Author Topic: car insurance - what can go?  (Read 4892 times)

scrubbyfish

  • Guest
car insurance - what can go?
« on: April 02, 2014, 05:19:10 PM »
I may be ditching the car altogether in a few months, but in the meantime...

I pay annually, and it's due in a few days.
In BC, there is only one insurer, so shopping around is not an option.
I receive the maximum (40%) "discount" for no incidents.

Current invoice is $1547.

What aspects are reasonable to let go of on a 4 year old, $20000, car?

Basic Coverage $869
$2mil third party liability
$150,000 accident benefits, hit and run, underinsured motorist

Optional Coverage
-increase third party liability to 3mil $164.00
-collision ($300 deductible) $314
-comprehensive ($300 deductible/$200 windshield deductible) $102
-roadstar $20

Excess underinsured motorist $25
Vehicle license fee $53

CarDude

  • Pencil Stache
  • ****
  • Posts: 611
  • Location: Chicago, IL
  • Beep Beep!
    • The CCD
Re: car insurance - what can go?
« Reply #1 on: April 02, 2014, 05:27:05 PM »
I've frequently recommended folks drop to minimum coverage once they could afford to replace their vehicle the following day with cash from savings.

Milspecstache

  • Pencil Stache
  • ****
  • Posts: 507
Re: car insurance - what can go?
« Reply #2 on: April 02, 2014, 05:28:16 PM »
At least go for the $1000 deductible!

GoldenStache

  • Stubble
  • **
  • Posts: 239
  • Location: Washington, DC
Re: car insurance - what can go?
« Reply #3 on: April 02, 2014, 06:31:48 PM »
$3 mil is excessive for coverage, is BC worse than the US in lawsuits? 

Not sure what Roadstar is but if it is like AAA you can drop it on a $20k car.

Raise all of your deductibles to $500 min, would suggest $1k. 

Thegoblinchief

  • Guest
Re: car insurance - what can go?
« Reply #4 on: April 03, 2014, 06:46:10 AM »
Drop the optional coverages except comprehensive. Raise the deductible on the comprehensive.

Buy a cheaper car next time and insure it for only basic.

electriceagle

  • Bristles
  • ***
  • Posts: 480
Re: car insurance - what can go?
« Reply #5 on: April 03, 2014, 06:58:34 AM »
Insurance is for low-probability events that you could not possibly handle yourself (or for cases where insurance company investment returns > your investment returns such that the "real, risk adjusted" premium = 0).

Keep high liability limits. If you critically injure one young person while on the road, their lifetime of care could easily reach $3MM. If you are Mustachian, odds are that you own your own house and have a lot of money in the bank. Those assets are big targets that need to be protected.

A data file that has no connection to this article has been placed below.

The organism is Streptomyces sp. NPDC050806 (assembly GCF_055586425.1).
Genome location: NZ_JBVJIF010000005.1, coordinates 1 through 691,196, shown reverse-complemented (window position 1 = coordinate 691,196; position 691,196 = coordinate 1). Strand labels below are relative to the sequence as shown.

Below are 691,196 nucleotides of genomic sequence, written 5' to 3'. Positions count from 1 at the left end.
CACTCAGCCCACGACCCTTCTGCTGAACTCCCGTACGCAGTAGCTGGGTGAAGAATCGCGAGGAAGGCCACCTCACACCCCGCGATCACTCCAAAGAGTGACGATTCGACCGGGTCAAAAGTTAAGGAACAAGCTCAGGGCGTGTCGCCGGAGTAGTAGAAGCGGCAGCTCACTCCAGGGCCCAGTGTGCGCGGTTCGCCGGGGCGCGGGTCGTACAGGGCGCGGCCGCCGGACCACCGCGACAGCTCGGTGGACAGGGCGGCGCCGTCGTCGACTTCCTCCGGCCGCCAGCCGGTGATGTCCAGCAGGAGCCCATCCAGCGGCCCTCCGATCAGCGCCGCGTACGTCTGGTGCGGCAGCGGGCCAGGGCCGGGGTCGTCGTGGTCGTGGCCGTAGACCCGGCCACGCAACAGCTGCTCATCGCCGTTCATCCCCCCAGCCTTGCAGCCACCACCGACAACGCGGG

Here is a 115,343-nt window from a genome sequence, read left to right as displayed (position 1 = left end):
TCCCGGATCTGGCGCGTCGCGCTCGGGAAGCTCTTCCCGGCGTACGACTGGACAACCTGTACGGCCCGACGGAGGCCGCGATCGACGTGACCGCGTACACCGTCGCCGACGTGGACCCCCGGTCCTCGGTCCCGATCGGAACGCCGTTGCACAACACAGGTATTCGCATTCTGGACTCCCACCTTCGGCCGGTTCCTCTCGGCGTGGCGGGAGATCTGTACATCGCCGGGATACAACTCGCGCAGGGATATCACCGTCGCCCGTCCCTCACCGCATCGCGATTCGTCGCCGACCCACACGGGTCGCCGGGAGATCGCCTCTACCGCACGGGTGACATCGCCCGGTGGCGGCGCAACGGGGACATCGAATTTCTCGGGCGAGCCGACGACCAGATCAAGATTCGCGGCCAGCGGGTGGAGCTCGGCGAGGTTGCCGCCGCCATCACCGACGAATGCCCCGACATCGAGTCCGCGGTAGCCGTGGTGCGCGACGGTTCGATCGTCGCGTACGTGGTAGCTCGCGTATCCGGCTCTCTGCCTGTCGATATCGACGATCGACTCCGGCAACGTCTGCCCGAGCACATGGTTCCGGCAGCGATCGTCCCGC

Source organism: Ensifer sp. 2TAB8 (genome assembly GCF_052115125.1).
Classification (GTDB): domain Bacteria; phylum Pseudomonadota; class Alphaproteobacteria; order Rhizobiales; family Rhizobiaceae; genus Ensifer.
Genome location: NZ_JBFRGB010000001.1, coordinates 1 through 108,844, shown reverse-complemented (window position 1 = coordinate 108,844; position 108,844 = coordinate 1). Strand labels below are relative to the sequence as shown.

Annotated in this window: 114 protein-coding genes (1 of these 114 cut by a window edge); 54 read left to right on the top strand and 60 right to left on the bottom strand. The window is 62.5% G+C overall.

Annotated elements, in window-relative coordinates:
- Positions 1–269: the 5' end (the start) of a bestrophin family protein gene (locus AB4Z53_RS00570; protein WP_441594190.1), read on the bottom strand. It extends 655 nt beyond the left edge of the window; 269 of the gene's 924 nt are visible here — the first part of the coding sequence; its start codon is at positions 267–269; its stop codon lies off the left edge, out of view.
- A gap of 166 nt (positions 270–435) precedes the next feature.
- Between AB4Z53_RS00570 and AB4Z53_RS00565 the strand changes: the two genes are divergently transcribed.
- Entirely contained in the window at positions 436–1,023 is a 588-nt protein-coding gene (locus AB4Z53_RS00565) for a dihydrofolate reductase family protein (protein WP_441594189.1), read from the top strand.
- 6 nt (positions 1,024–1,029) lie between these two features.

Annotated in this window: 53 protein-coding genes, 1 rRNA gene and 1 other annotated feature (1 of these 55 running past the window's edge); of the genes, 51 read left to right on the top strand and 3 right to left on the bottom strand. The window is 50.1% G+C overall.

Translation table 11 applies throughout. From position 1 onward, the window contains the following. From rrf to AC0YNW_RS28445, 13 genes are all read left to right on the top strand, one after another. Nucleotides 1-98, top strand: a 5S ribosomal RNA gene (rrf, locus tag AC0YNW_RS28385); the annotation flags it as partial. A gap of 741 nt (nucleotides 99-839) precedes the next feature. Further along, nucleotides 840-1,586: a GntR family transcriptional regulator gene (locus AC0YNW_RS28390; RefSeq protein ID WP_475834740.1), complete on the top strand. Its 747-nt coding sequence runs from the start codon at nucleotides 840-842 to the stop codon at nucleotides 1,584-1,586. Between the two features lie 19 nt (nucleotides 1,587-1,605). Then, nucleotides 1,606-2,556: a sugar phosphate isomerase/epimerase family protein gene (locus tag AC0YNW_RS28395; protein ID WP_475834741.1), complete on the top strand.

The value of uninsured motorist depends on where you live. In some parts of the US, 20% of drivers have no license (and therefore no insurance). I don't know if this is common in BC.

What is the replacement cost for the car? How many years of collision coverage is the car worth? Do you have cash to replace the car out of pocket if it is damaged?

nawhite

  • Handlebar Stache
  • *****
  • Posts: 1060
  • Location: An RV somewhere in the West
    • The Reckless Choice
Re: car insurance - what can go?
« Reply #6 on: April 03, 2014, 11:15:42 AM »
There are 3 categories I like to think about with insurance:
1) I messed up and am liable
2) Someone hit me and I need a new car
3) Someone hit me and I have medical expenses

Your auto liability coverage covers 1. Look into lowering your coverage to like 300k and then get an umbrella policy to protect you back up to $2 million. Its usually a better value.

Category 2 will be taken care of as long as the other person has insurance. If they don't, your uninsured motorist coverage kicks in. Note though that the benefit in this category is capped at the value of a new car so why do you have $150k in coverage here?

Category 3 will be taken care of by the other person's insurance too. If they don't have coverage, you'll be taken care of by your health insurance. My answer may be different in Canada because I don't know enough about healthcare there but in the US, I have health insurance to pay for this. You don't have this but some people pay for "medical" benefits with their car insurance which is dumb in my opinion because you have health insurance for that.

Also note that Category 2 disappears if you have an emergency fund that can buy a car or fix your current one. So you may be able to ditch uninsured motorist.

Also, get rid of windshield coverage. I just had mine replaced and it cost $197 which is less than the deductible on your policy.